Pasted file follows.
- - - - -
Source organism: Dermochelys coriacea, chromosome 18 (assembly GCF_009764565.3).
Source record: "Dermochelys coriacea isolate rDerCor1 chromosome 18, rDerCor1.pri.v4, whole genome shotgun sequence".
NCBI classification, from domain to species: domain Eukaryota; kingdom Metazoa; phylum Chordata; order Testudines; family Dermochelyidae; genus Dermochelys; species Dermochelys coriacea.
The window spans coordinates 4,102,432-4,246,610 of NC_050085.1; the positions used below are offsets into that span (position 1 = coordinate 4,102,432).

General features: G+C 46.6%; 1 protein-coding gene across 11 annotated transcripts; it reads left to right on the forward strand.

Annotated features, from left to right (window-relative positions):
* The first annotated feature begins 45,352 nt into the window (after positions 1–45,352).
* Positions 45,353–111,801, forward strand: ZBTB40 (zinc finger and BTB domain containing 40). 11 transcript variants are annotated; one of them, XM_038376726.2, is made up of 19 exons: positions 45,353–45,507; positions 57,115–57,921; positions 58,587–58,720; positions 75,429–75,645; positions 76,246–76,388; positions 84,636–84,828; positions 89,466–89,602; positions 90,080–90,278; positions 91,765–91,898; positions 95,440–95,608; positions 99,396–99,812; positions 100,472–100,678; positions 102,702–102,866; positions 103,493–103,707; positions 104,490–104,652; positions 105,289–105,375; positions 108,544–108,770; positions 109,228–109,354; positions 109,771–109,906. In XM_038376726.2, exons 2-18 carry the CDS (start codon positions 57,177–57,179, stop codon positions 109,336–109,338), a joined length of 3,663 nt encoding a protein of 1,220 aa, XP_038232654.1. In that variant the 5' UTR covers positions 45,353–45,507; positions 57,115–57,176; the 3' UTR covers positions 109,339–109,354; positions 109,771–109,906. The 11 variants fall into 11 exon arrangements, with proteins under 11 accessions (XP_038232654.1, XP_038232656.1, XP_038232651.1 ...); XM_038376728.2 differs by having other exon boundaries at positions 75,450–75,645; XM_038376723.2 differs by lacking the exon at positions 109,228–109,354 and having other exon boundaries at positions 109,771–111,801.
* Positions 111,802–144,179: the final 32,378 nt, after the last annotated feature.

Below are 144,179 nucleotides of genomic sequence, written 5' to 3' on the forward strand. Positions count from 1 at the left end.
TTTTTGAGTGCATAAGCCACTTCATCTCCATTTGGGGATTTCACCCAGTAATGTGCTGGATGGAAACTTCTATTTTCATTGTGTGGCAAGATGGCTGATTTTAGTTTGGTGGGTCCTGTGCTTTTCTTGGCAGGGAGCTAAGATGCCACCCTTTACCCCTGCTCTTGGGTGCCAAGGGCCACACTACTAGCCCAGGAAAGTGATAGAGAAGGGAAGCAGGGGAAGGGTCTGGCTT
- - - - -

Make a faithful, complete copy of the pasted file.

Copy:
Source organism: Dermochelys coriacea, chromosome 18 (assembly GCF_009764565.3).
Source record: "Dermochelys coriacea isolate rDerCor1 chromosome 18, rDerCor1.pri.v4, whole genome shotgun sequence".
NCBI classification, from domain to species: domain Eukaryota; kingdom Metazoa; phylum Chordata; order Testudines; family Dermochelyidae; genus Dermochelys; species Dermochelys coriacea.
The window spans coordinates 4,102,432-4,246,610 of NC_050085.1; the positions used below are offsets into that span (position 1 = coordinate 4,102,432).

General features: G+C 46.6%; 1 protein-coding gene across 11 annotated transcripts; it reads left to right on the forward strand.

Annotated features, from left to right (window-relative positions):
* The first annotated feature begins 45,352 nt into the window (after positions 1–45,352).
* Positions 45,353–111,801, forward strand: ZBTB40 (zinc finger and BTB domain containing 40). 11 transcript variants are annotated; one of them, XM_038376726.2, is made up of 19 exons: positions 45,353–45,507; positions 57,115–57,921; positions 58,587–58,720; positions 75,429–75,645; positions 76,246–76,388; positions 84,636–84,828; positions 89,466–89,602; positions 90,080–90,278; positions 91,765–91,898; positions 95,440–95,608; positions 99,396–99,812; positions 100,472–100,678; positions 102,702–102,866; positions 103,493–103,707; positions 104,490–104,652; positions 105,289–105,375; positions 108,544–108,770; positions 109,228–109,354; positions 109,771–109,906. In XM_038376726.2, exons 2-18 carry the CDS (start codon positions 57,177–57,179, stop codon positions 109,336–109,338), a joined length of 3,663 nt encoding a protein of 1,220 aa, XP_038232654.1. In that variant the 5' UTR covers positions 45,353–45,507; positions 57,115–57,176; the 3' UTR covers positions 109,339–109,354; positions 109,771–109,906. The 11 variants fall into 11 exon arrangements, with proteins under 11 accessions (XP_038232654.1, XP_038232656.1, XP_038232651.1 ...); XM_038376728.2 differs by having other exon boundaries at positions 75,450–75,645; XM_038376723.2 differs by lacking the exon at positions 109,228–109,354 and having other exon boundaries at positions 109,771–111,801.
* Positions 111,802–144,179: the final 32,378 nt, after the last annotated feature.

Below are 144,179 nucleotides of genomic sequence, written 5' to 3' on the forward strand. Positions count from 1 at the left end.
TTTTTGAGTGCATAAGCCACTTCATCTCCATTTGGGGATTTCACCCAGTAATGTGCTGGATGGAAACTTCTATTTTCATTGTGTGGCAAGATGGCTGATTTTAGTTTGGTGGGTCCTGTGCTTTTCTTGGCAGGGAGCTAAGATGCCACCCTTTACCCCTGCTCTTGGGTGCCAAGGGCCACACTACTAGCCCAGGAAAGTGATAGAGAAGGGAAGCAGGGGAAGGGTCTGGCTT